Owings Mills Sam's Club closes and 169 lose jobs

A Sam’s Club store in Owings Mills closed abruptly on Thursday, part of a wave of closures of the membership warehouse stores across the country.

The retailer notified the state that 169 people will lose their jobs with the closure of the store at 9750 Reisterstown Road, according to a filing with the Maryland Department of Labor, Licensing and Regulation.

Wal-Mart Stores, Inc. confirmed in a statement Thursday night that it was closing 63 Sam’s Club stores and converting up to 12 of them to e-commerce distribution centers.

The company said the closures were made following a “thorough performance review,” but officials did not offer details on how they evaluated store performance.

“Transforming our business means managing our real estate portfolio and Walmart needs a strong fleet of Sam’s Clubs that are fit for the future,” Sam’s Club CEO John Furner said in the statement. “We know this is difficult news for our associates and we are working to place as many of them as possible at nearby locations.”

The closures came the same day that Wal-Mart Stores announced it would raise its entry-level wage to $11 per hour and offer bonuses to store employees.

The total number of Sam’s Club workers who are losing their jobs was not disclosed. The workers still will receive the bonuses announced earlier in the day. They’ll also receive 60 days of pay as well as severance pay for those who are eligible.

The first Sam’s Club that will be converted to a distribution center is in Memphis, Tenn. The company did not name any others.

The first Sam’s Club store opened in 1983, and the company had 660 stores employing 100,000 workers in the United States as of last fall.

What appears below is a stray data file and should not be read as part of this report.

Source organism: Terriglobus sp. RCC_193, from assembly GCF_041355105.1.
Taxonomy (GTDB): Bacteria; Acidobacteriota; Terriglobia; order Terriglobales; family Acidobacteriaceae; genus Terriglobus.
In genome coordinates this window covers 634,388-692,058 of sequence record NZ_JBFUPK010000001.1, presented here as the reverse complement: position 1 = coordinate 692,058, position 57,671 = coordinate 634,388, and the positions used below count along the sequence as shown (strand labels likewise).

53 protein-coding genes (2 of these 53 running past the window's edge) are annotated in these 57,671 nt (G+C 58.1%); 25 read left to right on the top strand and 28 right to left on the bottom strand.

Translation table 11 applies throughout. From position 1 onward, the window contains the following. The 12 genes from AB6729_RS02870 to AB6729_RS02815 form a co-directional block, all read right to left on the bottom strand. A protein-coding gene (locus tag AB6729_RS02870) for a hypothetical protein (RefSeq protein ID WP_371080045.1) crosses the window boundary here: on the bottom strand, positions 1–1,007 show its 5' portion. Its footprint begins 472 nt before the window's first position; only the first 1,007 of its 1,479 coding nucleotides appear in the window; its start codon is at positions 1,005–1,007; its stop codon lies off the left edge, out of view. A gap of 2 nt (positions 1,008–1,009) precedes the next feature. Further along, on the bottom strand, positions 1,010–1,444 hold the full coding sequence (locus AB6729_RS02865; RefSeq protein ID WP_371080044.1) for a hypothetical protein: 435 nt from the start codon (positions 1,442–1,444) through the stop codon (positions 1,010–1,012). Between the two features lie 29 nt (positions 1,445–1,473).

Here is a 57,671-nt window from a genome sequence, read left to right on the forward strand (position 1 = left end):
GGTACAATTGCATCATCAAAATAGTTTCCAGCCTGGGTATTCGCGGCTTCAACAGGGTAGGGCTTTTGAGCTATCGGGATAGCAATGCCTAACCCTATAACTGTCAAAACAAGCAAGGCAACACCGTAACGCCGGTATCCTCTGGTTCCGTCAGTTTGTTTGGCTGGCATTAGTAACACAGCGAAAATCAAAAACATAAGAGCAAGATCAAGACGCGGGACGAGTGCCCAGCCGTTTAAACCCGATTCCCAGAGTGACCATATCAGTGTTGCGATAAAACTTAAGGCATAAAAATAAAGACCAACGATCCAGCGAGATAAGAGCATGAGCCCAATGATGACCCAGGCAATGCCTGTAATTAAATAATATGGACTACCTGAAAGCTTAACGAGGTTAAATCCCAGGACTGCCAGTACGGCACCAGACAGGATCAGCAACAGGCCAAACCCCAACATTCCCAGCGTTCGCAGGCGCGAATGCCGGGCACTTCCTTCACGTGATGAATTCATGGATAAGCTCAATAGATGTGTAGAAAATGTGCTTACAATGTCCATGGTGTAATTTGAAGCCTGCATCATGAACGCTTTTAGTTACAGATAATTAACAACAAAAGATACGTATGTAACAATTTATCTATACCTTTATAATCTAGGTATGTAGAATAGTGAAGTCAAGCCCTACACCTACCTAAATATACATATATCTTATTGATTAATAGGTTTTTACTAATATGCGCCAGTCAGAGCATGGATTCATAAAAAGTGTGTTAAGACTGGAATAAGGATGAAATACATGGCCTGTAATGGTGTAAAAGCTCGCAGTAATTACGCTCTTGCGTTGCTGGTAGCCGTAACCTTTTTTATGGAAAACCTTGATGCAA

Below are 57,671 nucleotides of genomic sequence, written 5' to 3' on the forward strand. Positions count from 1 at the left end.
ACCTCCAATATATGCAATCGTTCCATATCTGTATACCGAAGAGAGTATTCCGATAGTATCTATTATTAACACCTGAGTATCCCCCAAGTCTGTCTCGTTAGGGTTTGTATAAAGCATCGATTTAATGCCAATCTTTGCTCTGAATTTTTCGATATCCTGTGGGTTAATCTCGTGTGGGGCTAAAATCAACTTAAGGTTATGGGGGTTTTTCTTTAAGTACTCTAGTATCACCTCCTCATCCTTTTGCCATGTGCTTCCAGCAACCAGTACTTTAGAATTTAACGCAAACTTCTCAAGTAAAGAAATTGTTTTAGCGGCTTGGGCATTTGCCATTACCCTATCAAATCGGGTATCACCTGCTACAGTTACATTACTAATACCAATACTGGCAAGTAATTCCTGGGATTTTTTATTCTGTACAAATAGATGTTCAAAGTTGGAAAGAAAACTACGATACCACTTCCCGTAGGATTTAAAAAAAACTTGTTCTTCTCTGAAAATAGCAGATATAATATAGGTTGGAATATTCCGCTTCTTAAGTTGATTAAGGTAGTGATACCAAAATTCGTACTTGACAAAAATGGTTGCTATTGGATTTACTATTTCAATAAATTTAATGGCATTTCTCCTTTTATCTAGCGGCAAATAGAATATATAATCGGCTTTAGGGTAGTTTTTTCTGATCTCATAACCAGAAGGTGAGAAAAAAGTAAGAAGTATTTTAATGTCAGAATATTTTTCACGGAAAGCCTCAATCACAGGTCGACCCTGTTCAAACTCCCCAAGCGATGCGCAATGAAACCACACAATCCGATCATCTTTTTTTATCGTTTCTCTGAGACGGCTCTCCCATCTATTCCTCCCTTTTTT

The Walmart store adjacent to the Owings Mills Sam’s Club remained open on Thursday.

The closure of Sam’s Club runs counter to the retail development boom in that part of the county. Owings Mills has experienced major developments in recent years, including the Wegman’s-anchored Foundry Row less than a mile from the Sam’s Club and the transit-oriented, mixed-use Metro Centre at Owings Mills.

The old Owings Mills Mall has been demolished, with developers promising to build a retail project called Mill Station that will be anchored by a Costco, a warehouse-style chain similar to Sam’s Club.

In addition to the wage increases and bonuses, Wal-mart Stores said Thursday it plans to expand parental benefits for its workers.

The company, which reported annual revenue of nearly $486 billion in the previous fiscal year, said the wage increases will cost it an additional $300 million in the next fiscal year. The bonuses will cost it about $400 million in this fiscal year, which ends on Jan. 31.

Large employers have been under pressure to boost benefits for workers because unemployment rates are at historic lows, allowing job-seekers to be pickier.

But low unemployment has meant that retailers have had trouble attracting and keeping talented workers, experts said. Walmart employees previously started at $9 an hour, with a bump up to $10 after completing a training program. Target had raised its minimum hourly wage to $11 in October, and said it would raise wages to $15 by the end of 2020.

“They raised the minimum wage because they have to,” Mark Zandi, chief economist at Moody's Analytics, said. “The labor market is tight and getting tighter.”

In a letter to employees, Wal-mart CEO Doug McMillon cited the lower business taxes approved by Congress and President Donald J. Trump as enabling the company to “accelerate a few pieces of our investment plan.”

Baltimore County Executive Kevin Kamenetz seized on the Sam’s Club closure in Owings Mills to criticize Trump, issuing a statement saying the Republican president “lied again” by saying the tax deal would lead to economic growth.

Kamenetz, a Democrat who is running for governor, also said the county would help displaced workers find new jobs.

The Associated Press contributed to this article.

pwood@baltsun.com

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